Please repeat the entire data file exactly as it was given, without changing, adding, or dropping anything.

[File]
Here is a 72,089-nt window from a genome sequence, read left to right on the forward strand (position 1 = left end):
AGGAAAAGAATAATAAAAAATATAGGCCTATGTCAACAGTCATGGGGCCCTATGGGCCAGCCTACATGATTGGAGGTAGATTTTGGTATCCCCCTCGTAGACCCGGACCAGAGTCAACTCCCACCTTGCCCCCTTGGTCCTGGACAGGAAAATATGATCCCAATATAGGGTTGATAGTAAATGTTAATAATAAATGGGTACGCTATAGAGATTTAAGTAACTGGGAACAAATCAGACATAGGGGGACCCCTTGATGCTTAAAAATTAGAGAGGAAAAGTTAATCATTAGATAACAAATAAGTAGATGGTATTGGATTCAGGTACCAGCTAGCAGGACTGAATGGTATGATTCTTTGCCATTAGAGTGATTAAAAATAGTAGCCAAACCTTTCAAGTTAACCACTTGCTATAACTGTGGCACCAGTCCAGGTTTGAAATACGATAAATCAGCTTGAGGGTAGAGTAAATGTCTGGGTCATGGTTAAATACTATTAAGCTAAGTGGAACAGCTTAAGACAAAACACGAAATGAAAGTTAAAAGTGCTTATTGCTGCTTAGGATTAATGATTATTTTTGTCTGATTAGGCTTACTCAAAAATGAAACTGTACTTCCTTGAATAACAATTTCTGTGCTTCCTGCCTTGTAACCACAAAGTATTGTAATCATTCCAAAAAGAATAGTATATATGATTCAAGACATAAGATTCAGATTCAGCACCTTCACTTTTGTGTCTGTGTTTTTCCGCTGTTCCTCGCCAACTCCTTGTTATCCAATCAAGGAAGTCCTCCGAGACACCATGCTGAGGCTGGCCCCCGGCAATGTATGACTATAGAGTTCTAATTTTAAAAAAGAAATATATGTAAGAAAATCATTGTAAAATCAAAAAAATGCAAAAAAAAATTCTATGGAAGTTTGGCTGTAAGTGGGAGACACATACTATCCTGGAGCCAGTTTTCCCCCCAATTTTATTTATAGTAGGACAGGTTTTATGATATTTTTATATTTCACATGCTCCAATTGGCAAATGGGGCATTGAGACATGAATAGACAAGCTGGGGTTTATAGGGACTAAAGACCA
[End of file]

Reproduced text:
Here is a 72,089-nt window from a genome sequence, read left to right on the forward strand (position 1 = left end):
AGGAAAAGAATAATAAAAAATATAGGCCTATGTCAACAGTCATGGGGCCCTATGGGCCAGCCTACATGATTGGAGGTAGATTTTGGTATCCCCCTCGTAGACCCGGACCAGAGTCAACTCCCACCTTGCCCCCTTGGTCCTGGACAGGAAAATATGATCCCAATATAGGGTTGATAGTAAATGTTAATAATAAATGGGTACGCTATAGAGATTTAAGTAACTGGGAACAAATCAGACATAGGGGGACCCCTTGATGCTTAAAAATTAGAGAGGAAAAGTTAATCATTAGATAACAAATAAGTAGATGGTATTGGATTCAGGTACCAGCTAGCAGGACTGAATGGTATGATTCTTTGCCATTAGAGTGATTAAAAATAGTAGCCAAACCTTTCAAGTTAACCACTTGCTATAACTGTGGCACCAGTCCAGGTTTGAAATACGATAAATCAGCTTGAGGGTAGAGTAAATGTCTGGGTCATGGTTAAATACTATTAAGCTAAGTGGAACAGCTTAAGACAAAACACGAAATGAAAGTTAAAAGTGCTTATTGCTGCTTAGGATTAATGATTATTTTTGTCTGATTAGGCTTACTCAAAAATGAAACTGTACTTCCTTGAATAACAATTTCTGTGCTTCCTGCCTTGTAACCACAAAGTATTGTAATCATTCCAAAAAGAATAGTATATATGATTCAAGACATAAGATTCAGATTCAGCACCTTCACTTTTGTGTCTGTGTTTTTCCGCTGTTCCTCGCCAACTCCTTGTTATCCAATCAAGGAAGTCCTCCGAGACACCATGCTGAGGCTGGCCCCCGGCAATGTATGACTATAGAGTTCTAATTTTAAAAAAGAAATATATGTAAGAAAATCATTGTAAAATCAAAAAAATGCAAAAAAAAATTCTATGGAAGTTTGGCTGTAAGTGGGAGACACATACTATCCTGGAGCCAGTTTTCCCCCCAATTTTATTTATAGTAGGACAGGTTTTATGATATTTTTATATTTCACATGCTCCAATTGGCAAATGGGGCATTGAGACATGAATAGACAAGCTGGGGTTTATAGGGACTAAAGACCA